Approximately 40% of 2021 high school graduates aged 16 to 24 did not attend college or university, according to the U.S Bureau of Labor Statistics. Ultimately, many are not able to experience the advantages of early career resources, such as college job fairs.
Founder and CEO Juan Lionheart seeks to bridge this socioeconomic gap with his Raleigh-based startup Lionheart. It’s a talent recruitment and training platform that connects companies looking to hire to individuals with diverse, disadvantaged backgrounds who are early in their careers.
Juan knows firsthand how socioeconomic limitations can set one back.
“I started Lionheart to enable human potential,” he said. “My experience growing up poor with my mom in L.A. made me realize that socioeconomic factors primarily keep individuals from reaching their highest potential.”
He said the platform helps these people get their foot in the door and helps eliminate the risk for companies.
Lionheart offers paid three-month tech apprenticeships on a month-to-month basis. It is a two-sided marketplace that matches individuals with companies based on their industry of interest, skill set, and time zone.
Companies can ‘bid’—with a minimum of $15 per hour—on who they want to hire to do remote, project-based, part-time work.
Starting out, apprentices work no more than five to 10 hours per week. As they take on more projects, they level up on the platform—and so does their monthly pay. The idea is that a company will eventually want to hire the apprentice full-time and Lionheart will take a commission from the outgoing fee, Juan said.
After working in tech space for six to eight years, Juan launched Lionheart in 2021. One year later, about 500 people have signed up and 30 apprentices have been showcased to date.
The company recently fully relocated to Raleigh from Los Angeles.
Unlike the massive jobs platforms LinkedIn and Monster, Lionheart is focused more on workforce development rather than ‘match-making.’ The platform is popular among minorities, specifically among Blacks and Latinos, and most participants are ages 24-26.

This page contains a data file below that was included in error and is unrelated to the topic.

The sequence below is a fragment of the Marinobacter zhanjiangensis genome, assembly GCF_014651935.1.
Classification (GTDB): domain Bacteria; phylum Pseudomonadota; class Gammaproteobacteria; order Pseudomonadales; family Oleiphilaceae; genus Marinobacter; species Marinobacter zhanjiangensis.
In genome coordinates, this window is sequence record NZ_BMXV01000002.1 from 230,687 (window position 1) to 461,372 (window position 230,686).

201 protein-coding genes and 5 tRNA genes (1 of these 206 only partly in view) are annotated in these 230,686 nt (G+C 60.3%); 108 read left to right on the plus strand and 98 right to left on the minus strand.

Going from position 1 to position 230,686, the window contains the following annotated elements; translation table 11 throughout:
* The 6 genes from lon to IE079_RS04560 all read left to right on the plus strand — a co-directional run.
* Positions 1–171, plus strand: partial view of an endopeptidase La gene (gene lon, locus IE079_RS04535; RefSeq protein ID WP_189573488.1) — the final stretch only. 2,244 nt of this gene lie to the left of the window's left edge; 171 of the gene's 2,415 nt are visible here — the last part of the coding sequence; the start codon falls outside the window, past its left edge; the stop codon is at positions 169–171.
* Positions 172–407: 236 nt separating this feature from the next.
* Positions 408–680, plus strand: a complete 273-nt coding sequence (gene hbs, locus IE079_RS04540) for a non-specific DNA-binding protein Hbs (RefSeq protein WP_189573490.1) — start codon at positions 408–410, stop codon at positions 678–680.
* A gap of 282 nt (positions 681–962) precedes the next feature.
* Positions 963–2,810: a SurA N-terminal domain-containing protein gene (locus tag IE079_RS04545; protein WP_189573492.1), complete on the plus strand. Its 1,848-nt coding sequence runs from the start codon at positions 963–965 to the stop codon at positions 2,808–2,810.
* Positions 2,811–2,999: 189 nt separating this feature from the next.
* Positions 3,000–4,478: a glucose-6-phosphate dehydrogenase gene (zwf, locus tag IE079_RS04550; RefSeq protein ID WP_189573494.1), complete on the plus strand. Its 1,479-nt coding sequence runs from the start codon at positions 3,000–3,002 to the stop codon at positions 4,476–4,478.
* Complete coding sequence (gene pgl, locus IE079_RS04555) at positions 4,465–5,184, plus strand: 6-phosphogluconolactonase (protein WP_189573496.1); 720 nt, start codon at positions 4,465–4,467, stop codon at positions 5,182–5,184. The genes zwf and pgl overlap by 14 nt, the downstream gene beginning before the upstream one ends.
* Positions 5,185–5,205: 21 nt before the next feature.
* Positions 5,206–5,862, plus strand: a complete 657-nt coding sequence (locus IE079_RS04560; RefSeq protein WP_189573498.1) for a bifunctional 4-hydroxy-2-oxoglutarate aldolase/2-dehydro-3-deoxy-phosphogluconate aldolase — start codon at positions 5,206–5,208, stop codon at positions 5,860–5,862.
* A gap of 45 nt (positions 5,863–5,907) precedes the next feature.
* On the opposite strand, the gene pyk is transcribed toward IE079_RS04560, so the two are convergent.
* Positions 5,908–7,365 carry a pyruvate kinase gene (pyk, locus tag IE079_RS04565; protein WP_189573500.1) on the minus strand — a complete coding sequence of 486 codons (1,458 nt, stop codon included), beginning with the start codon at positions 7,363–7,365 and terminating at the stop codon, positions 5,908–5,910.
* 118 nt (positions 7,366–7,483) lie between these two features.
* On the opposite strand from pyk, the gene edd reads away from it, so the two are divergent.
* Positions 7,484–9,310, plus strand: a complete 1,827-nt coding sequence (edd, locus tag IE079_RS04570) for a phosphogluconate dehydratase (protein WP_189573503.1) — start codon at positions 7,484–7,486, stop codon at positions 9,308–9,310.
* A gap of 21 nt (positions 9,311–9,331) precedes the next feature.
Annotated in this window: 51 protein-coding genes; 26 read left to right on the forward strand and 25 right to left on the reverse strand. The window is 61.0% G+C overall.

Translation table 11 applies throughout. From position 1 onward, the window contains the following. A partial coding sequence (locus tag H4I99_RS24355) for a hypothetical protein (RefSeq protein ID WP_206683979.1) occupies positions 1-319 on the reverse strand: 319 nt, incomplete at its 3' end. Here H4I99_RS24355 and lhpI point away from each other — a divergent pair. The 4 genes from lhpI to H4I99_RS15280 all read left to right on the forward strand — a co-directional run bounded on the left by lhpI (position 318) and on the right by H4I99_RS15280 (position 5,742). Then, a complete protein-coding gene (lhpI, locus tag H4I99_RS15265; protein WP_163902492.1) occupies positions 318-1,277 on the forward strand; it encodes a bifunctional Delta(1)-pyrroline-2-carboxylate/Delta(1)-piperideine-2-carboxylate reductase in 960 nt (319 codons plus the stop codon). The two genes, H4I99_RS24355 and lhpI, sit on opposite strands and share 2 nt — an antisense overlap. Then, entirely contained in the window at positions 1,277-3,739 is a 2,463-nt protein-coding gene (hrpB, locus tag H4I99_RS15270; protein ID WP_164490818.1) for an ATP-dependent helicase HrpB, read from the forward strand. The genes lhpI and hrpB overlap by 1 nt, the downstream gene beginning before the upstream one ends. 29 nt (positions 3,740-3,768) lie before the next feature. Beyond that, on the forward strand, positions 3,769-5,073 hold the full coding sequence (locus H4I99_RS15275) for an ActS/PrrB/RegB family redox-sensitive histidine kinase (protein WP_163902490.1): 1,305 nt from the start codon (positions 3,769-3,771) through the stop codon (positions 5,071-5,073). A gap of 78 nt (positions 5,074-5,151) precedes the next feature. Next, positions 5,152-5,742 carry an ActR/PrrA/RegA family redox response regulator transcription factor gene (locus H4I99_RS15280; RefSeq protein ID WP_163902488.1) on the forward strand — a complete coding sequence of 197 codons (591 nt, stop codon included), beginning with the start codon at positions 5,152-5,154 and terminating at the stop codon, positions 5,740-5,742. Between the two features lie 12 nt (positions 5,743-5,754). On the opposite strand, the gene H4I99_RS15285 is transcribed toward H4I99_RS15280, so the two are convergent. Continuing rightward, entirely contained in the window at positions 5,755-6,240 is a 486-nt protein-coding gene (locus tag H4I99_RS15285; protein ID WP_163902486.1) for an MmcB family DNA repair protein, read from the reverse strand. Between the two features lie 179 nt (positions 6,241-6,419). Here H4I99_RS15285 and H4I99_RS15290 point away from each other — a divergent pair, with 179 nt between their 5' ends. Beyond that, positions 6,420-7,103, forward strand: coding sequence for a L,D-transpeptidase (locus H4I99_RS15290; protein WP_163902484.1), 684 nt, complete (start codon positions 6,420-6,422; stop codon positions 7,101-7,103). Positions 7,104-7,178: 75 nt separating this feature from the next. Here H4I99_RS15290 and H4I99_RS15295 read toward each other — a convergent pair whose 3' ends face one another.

“I’m more interested in helping these individuals get the skills that they need,” Juan said.
In weekly sessions, the apprentices collaborate with each other to learn about digital marketing. This includes content marketing, marketing strategy, search engine optimization, and social media strategy, with some of the topics curated by Juan and his team.
Juan modeled Lionheart after Abraham Maslow’s Hierarchy of Needs, which points to community playing a critical role in enabling human potential. So, the platform’s main approach to learning is through collaboration, not educational courses.
Juan said they do discuss fundamental ideas or topics—such as customer or user acquisition, revenue and retention—but all other skills are learned through the power of community.
“If you have a healthy community, you’ll develop great relationships,” he said. “You don’t want to be left behind. You want to keep skilling-up.”
Aside from the sense of community, people are drawn to the platform because of Juan’s background as a founder. Growing up as an immigrant from Ecuador in Inglewood, Calif., and experiencing a difficult childhood, he can connect with Lionheart members on a personal level.
In his teens, Juan used video games as an escape, keeping him away from drugs and gangs. His first hero was Squall Leonhart, the protagonist of Final Fantasy VIII. (As you may have guessed, Squall inspired the name of both Juan’s startup and his own last name, which he will soon officially make his legal surname.)
“Squall Leonhart’s story and character progression was shocking to me because it was such a parallel to my own,” Juan said. “Lionheart in its essence is about bravery, that one can re-skill and change their socioeconomic realities for their families and themselves.”
Currently, the Lionheart team consists of Juan and a few engineers who are contractors.
For 2023, Juan said it is necessary that the company raises funding in order finish the platform’s back end and Stripe integration. They are unable to move forward without it.
But, once they raise a funding round, he is confident in his ability to scale the company and grow the team because of his past experience working in growth and product.
Juan said he believes that technology is increasingly digitizing this information-based global economy, and it is becoming a differentiator in our society.
“I believe for our humanity to solve the greatest problems,” he said, “we need to unlock the potential of individuals of humble beginnings as we once did with gender and race.”